Three Colors: White (1994)
August 7, 2022 5:37 PM - Subscribe

After his wife divorces him, a Polish immigrant plots to get even with her.

Polish immigrant Karol Karol (Zbigniew Zamachowski) finds himself out of a marriage, a job and a country when his French wife, Dominique (Julie Delpy), divorces him after six months due to his impotence. Forced to leave the France after losing the business they jointly owned, Karol enlists fellow Polish expatriate Mikolah (Janusz Gajos) to smuggle him back to their homeland. After successfully returning, Karol begins to build his new life, while never forgetting his old one.

Caryn James: Anyone who has seen the austere, pretentious "Blue," the first film in Krzysztof Kieslowski's "Three Colors" trilogy, will scarcely believe that the witty, deadpan "White" was made by the same man. How could the creator of "Blue," the story of a woman who grieves by moping around Paris in a chichi haircut, possibly have followed it with such a rich, light-handed marvel? Here Mr. Kieslowski takes Karol, an apparently hapless hero, and ships him from Paris home to Poland hidden in a suitcase, only to have the suitcase missing from the baggage claim on the other side. How can Karol's helpful accomplice explain to the airline that the lost luggage held 165 pounds worth of clothes?

Mr. Kieslowski is always uncompromising, leaving it to his viewers to follow him or not, sometimes in wildly wrong directions. Though "Blue" was widely praised by some critics when it opened last year, its minimalist manner and laughably serious tone played like a parody of a film by a Major European Director. "White," which opens today at the Lincoln Plaza Cinema, is laughable on purpose. When Mr. Kieslowski is at his best, as he is here and in earlier films like "The Double Life of Veronique," he simply is a major director without making a fuss about it.
. . .

"White" even looks more subtle than its predecessor, which was overwhelmed by blue shadows. Here the misty beauty of Paris and the snowy Polish countryside are effective but not blinding. Throughout, "White" is filled with exquisite scenes that don't press too hard -- when Karol saves a suicidal friend by offering him a second chance to live -- and those moments are all the richer for their understatement. "White" manages to make "Blue" look better in retrospect, too. Though Mr. Kieslowski is sometimes wrong-headed, "White" makes it clear that his ambitious trilogy is worth following.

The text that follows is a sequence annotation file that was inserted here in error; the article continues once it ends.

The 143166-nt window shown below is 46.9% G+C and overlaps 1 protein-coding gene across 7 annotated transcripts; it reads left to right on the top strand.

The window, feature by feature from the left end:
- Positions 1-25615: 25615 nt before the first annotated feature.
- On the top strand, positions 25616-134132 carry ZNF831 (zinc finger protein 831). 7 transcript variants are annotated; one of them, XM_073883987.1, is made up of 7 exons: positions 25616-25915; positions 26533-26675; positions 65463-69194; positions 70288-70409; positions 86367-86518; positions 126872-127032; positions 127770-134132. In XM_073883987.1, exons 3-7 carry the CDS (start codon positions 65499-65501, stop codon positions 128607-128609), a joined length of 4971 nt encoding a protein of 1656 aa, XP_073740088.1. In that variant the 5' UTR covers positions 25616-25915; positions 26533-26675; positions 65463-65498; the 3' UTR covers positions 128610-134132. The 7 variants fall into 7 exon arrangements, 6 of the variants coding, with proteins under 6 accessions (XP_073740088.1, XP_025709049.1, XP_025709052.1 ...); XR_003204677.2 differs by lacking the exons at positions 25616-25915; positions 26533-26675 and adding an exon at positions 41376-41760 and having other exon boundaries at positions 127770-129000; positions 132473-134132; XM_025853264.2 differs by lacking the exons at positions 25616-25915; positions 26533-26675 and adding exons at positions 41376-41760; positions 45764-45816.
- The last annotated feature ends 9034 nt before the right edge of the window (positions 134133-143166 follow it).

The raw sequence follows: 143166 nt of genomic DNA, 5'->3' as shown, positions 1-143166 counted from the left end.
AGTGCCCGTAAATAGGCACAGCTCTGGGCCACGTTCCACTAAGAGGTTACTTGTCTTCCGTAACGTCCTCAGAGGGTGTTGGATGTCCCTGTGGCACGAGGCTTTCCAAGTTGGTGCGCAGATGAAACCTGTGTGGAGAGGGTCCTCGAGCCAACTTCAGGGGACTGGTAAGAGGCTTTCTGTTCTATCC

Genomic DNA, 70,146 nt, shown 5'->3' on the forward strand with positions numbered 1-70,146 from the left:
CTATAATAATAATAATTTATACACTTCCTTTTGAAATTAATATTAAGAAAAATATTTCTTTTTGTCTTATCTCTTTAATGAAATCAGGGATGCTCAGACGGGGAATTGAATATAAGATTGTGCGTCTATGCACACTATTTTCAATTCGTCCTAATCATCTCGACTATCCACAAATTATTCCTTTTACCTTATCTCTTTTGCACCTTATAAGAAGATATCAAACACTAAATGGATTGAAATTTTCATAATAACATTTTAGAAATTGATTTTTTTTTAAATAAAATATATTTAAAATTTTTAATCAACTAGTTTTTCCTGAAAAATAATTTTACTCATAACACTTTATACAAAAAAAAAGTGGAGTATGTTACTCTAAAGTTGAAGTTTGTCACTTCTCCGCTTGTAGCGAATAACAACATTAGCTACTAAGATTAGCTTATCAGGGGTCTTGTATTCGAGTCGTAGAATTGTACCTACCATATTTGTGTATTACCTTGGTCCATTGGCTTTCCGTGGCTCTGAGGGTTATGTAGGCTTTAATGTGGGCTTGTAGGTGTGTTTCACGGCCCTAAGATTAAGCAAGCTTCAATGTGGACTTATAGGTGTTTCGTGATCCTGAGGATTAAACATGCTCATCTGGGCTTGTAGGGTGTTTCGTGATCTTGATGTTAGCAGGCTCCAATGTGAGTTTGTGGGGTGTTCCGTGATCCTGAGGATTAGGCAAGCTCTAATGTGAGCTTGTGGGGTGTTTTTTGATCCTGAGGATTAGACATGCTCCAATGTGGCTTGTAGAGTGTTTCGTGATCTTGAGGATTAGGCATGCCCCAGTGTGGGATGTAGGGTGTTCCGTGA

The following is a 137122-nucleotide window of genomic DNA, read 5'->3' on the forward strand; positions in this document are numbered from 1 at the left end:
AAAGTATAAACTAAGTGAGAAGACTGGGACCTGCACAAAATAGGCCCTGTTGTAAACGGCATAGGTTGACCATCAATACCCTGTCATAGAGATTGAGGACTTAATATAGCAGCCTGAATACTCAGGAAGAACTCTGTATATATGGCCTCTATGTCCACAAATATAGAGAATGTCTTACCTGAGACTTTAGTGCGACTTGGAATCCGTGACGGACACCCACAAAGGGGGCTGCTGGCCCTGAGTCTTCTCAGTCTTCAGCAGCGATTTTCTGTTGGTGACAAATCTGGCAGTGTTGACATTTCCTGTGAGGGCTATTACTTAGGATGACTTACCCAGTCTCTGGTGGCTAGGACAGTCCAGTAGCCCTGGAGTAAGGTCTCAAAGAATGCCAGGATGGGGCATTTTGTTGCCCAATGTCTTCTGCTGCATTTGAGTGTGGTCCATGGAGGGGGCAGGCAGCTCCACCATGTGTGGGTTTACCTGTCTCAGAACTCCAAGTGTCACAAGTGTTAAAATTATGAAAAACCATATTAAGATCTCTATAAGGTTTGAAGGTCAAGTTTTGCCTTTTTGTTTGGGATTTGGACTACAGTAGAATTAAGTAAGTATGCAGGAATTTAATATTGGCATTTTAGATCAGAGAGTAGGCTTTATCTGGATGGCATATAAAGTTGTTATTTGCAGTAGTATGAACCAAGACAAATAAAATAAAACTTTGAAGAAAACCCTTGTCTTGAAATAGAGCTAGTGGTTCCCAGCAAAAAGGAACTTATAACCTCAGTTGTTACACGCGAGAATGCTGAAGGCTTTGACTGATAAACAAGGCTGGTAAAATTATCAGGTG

Marjorie Baumgarten: Though Kieslowski's interests lie in the pursuit of abstract concepts, he uses all the skills of a master storyteller to achieve his goals. At heart, White is a black comedy with intriguing characters and a plot that plays its cards close to the deck.

. . .

What does White tell us about the Tricolor thematic of equality? Perhaps, that it doesn't exist. What is made more clear is inequality: in love, in wealth, in luck. Shot with great economy of images, White reverberates with connections. Central to the storytelling are the actors' faces, each so telling and reactive. And, unlike Blue, which used a sad story to explore possibilities of optimism and hope, White is dominated by the wry humor it uses to color an Everyman kind of journey. This White is guaranteed not to fade.


Derek Malcolm: Three Colours White, the second part of Krzysztof Kieslowski's trilogy based on the colours of the French flag and upon the precepts of liberty, freedom and equality, is the easiest of the three films to negotiate but by no means the least in weight. It's the kind of comedy only a hopeful pessimist could have made and, if that sounds like a contradiction in terms, you don't know Kieslowski very well.

The film specialises as much in a kind of ironic gallows humour as in laughter pure and simple, but bitterness is also avoided - which is a small miracle in itself considering the subject matter and the setting.


Trailer
posted by Carillon (2 comments total) 4 users marked this as a favorite
 
While with Blue I felt like I had some handle on things, this was a very different experience. There are definitely things to engage with, but because it's more straightforward, it's hard to really dig deeper into? I'm not sure, I thought the revenge plot was super underexplored or engaged with, I guess that isn't what Kieslowski is interested in, but it became very much telling rather than showing there. And is Delpy's character happy to see Karol in the hotel room? It sorta feels that way, but her character is written so flatly, it's hard to tell.
posted by Carillon at 5:40 PM on August 7


People usually say this is the weakest of the trilogy, but I still have a lot of fondness for it. I first watched all of these movies at the vary inapproriate age of 10 or so. And somehow the music really resonated with child me, and I really enjoyed the whole rags to riches story of the main character.

I also agree that some of the central elements haven't aged well and are pretty problematic. Julie Delpy's character is underdeveloped, and it's hard to know what to make of the fact that the main character has her imprisoned. I guess they're together in the end, so it's kind of okay (not really).

But anyway, if you can look past some of these problems, it's still pretty great.
posted by Alex404 at 7:49 PM on August 12


« Older Movie: Grey Gardens...   |  Victoria's Secret: Angels and ... Newer »

You are not logged in, either login or create an account to post comments

poster